The major parties
Let’s take a look at the parties themselves – what they stand for, and their success – or lack thereof – in the recent past.
We might as well start with the parties in government?
Gotta start somewhere… And it’s the Coalition – that’s the Liberal Party of Australia, the Nationals, the Liberal National Party (known as the LNP) in Queensland and the Country Liberal Party from the Northern Territory.
Why are they in a coalition?
Put simply, they need one another. Last election, the Coalition won 77 seats. Breaking that down, the Liberals won 44 seats, the Nationals won 10, and the LNP in Queensland won 23.
Just breakdown the LNP for me…
It does require a bit of explanation… Within the LNP result, 5 MPs consider themselves Nats, and 18 consider themselves Liberals. So when you put that lens on it, the Liberals won 62 seats in 2019, and the Nats won 15.
So how do the parties make it work?
There’s a formal arrangement between the Libs and Nats imaginatively called the Coalition Agreement. It’s made after each election and it covers things like giving the junior partner – the Nats – the deputy prime ministership (or deputy opposition leader) and a carve up of the ministries and representation in Cabinet – or shadow Cabinet if they are in opposition. It also talks about how they will field candidates at the election. But it’s not something that’s made public.
How do they work it out?
It depends on those at the table and their vision for their political organisations at the time because looking at those from the past, their visions are different, but also similar… That’s because they’re both considered to be at the conservative end of the political spectrum.
OK, hold on right there… Right, left, conservative, liberal – explain that.
The left refers to people and groups that have liberal views, and the right refers to people or groups that have conservative views.
Is it that simple?
No, because you can’t put people in neat little boxes all the time… For example, there are people in the Coalition and Labor Party who are conservative when it comes to economic issues but liberal when it comes to social issues – and there are many variations in between.
We hear about it a lot from politicians overseas – how does it work here?
Looking at Australian politics as a whole, for a long time we’ve generally been less radical – so we have fewer people in our parliaments on the far left and far right of the political spectrum than many other democracies around the world.
Ok, let’s get back on track. What do the Liberals stand for?
They promote ‘free enterprise’ and individual liberty – the idea that businesses and individuals should be free to pursue their interests and develop wealth with limited government controls. It argues that the greatest benefits will flow to all citizens if governments encourage business, restrict intervention and keep services limited to helping those in the community with most need while encouraging self-reliance.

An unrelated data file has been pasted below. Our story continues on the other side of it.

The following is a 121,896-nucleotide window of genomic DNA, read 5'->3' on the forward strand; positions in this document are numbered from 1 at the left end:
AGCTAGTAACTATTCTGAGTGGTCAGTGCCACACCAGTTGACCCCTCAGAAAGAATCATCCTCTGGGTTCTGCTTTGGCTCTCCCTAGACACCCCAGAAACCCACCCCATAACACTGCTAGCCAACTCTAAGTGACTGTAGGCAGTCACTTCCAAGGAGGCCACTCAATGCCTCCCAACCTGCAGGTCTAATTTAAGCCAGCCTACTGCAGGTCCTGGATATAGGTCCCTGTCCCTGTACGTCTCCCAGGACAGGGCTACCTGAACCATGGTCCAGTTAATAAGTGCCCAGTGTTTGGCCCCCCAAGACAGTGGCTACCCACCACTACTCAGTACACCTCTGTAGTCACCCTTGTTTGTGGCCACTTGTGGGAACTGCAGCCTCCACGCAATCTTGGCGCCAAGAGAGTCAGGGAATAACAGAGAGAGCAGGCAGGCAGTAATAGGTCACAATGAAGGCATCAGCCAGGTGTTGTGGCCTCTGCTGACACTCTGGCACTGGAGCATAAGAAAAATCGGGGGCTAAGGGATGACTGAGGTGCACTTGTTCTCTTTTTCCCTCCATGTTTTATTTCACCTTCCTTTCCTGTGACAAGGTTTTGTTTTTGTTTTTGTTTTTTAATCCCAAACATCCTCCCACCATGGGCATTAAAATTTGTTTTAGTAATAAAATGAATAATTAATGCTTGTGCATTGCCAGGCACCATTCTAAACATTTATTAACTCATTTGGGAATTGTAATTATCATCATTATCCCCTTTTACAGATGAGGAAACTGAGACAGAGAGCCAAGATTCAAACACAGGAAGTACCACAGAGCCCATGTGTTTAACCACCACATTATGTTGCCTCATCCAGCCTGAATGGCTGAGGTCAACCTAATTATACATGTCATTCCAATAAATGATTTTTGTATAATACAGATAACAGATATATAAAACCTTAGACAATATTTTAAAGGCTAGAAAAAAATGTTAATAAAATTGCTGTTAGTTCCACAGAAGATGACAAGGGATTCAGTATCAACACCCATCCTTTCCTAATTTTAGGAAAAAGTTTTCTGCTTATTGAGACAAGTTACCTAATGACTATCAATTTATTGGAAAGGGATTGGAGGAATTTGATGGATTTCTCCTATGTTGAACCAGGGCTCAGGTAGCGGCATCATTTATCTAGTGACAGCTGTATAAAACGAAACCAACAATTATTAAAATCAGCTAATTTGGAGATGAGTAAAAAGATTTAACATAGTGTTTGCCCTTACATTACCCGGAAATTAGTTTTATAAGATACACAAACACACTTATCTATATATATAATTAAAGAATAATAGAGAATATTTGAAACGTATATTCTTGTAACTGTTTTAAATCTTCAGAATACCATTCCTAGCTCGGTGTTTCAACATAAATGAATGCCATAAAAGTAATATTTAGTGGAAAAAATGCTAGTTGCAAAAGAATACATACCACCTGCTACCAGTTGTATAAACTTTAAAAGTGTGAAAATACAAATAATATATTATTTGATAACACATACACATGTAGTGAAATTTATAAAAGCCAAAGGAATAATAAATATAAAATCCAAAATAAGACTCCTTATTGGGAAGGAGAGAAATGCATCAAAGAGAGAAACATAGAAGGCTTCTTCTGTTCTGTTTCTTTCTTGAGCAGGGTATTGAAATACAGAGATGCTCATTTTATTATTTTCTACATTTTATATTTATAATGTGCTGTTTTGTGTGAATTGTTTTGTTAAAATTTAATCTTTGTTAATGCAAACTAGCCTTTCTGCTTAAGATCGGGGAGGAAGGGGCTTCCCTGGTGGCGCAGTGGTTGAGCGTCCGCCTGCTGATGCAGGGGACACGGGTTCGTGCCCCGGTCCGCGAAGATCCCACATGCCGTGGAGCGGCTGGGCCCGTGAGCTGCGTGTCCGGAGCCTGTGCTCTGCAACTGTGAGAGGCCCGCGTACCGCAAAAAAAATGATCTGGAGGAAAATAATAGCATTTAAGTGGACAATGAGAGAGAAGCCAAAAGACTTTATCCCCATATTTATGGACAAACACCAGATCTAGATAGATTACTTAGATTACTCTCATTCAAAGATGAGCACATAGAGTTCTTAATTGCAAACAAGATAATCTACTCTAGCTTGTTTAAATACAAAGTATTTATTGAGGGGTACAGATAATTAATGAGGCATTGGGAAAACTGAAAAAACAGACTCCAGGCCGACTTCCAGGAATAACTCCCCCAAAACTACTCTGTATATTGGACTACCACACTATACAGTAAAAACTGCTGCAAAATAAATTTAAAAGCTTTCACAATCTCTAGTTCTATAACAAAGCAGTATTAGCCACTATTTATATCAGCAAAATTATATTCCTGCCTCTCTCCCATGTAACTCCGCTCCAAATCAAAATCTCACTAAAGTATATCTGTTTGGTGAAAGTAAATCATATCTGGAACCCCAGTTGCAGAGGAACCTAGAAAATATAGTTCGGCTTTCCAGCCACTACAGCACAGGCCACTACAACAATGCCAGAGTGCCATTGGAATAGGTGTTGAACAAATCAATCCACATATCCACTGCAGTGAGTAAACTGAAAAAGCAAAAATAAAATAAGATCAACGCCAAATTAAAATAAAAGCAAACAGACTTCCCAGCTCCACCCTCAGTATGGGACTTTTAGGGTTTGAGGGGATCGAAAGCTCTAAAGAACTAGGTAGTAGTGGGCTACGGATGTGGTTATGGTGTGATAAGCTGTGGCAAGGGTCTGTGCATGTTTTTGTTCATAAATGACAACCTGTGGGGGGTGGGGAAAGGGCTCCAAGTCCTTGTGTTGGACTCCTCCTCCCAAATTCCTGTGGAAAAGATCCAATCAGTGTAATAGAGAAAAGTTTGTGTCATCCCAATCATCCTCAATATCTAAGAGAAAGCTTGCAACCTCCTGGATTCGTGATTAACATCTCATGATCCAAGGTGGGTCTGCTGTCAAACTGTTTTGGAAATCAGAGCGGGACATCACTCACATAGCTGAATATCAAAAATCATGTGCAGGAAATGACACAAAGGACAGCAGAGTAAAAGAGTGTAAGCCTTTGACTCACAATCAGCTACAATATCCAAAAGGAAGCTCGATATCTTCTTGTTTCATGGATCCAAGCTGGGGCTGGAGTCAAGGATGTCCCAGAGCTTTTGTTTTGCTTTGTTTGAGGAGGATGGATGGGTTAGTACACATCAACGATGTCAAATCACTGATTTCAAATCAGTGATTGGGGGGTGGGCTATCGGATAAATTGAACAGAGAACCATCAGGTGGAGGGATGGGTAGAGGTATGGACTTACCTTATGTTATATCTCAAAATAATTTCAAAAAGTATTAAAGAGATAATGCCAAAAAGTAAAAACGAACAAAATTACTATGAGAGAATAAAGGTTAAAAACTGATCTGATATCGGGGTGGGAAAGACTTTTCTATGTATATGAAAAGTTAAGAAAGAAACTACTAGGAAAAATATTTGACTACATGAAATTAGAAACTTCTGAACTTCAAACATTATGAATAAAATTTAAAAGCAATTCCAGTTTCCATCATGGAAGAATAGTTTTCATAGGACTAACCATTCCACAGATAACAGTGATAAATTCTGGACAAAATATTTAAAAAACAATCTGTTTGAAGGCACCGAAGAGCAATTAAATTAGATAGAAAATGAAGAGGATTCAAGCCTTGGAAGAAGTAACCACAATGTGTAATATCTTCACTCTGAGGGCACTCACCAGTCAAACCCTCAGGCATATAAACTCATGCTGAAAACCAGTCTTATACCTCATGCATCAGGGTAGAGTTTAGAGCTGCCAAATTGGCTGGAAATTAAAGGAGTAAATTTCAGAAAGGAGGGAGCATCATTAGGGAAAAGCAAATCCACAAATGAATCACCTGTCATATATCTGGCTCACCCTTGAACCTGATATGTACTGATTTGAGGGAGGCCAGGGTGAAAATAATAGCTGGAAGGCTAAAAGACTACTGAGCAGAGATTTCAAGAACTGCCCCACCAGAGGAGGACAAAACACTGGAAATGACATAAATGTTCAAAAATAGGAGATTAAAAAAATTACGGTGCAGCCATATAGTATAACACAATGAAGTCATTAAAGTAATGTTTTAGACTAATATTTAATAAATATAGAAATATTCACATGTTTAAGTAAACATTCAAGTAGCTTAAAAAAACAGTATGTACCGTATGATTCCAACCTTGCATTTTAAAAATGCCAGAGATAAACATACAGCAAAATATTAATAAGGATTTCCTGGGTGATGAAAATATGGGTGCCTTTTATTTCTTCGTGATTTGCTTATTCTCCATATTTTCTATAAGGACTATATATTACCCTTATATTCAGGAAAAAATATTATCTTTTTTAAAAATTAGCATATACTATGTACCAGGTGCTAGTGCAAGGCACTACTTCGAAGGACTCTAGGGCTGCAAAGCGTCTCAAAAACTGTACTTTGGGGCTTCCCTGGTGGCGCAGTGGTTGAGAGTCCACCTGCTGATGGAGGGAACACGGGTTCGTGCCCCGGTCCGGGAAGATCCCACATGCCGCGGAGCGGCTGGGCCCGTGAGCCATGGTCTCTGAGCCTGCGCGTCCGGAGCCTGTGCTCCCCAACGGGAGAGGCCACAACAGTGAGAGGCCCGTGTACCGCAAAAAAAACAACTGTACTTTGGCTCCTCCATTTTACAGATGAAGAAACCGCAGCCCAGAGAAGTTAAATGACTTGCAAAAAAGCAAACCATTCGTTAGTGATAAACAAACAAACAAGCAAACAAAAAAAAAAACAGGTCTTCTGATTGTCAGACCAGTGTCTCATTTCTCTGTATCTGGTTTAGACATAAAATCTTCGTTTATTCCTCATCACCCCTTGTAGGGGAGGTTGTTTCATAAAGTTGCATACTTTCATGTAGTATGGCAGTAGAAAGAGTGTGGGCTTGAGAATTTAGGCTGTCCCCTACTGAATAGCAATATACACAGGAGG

And the Nationals?
The Nationals’ values are socially conservative and they also want to promote private enterprise. The difference with the Liberals is they advocate for government support for communities outside the major capitals, but overall the party believes that the role of government should be kept to a minimum.
And the Australian Labor Party.
Labor, or the ALP – it’s the major centre-left political party in Australia, and it’s the nation’s oldest political party.
Where did it come from?
Its roots are in the union movement, so it sprung from workers banding together to organise and represent their interests to business owners and government. Looking back, Labor was the first party to win a majority in the Australian parliament – that happened in 1910. And today, it has members and senators in federal parliament from every state and territory.
Is it still the workers’ party?
Well, Labor advocates for improved working and living conditions for the wage-earning population. Labor also believes that unregulated private enterprise tends to produce inequalities and injustices. And they argue for a more equal distribution of wealth and opportunity achieved through government economic intervention and the provision of services.
They’re also different when it comes to funding?
The major parties receive a lot of public funding. But if you’re on the Labor side, a lot of financial support comes from the trade unions via affiliation fees, special levies and donations whereas the Coalition relies on private and corporate support.
And to finish off, give me a sense of the past results for the major parties…
So let’s look back almost 20 years – that would be the 1993 election won by Paul Keating. Including that election, there have been 10 elections run…
And the Coalition has won 7 of them, including the last 3.
There have been some very tight results there though…
There sure have – so nothing’s guaranteed. And here we go again…
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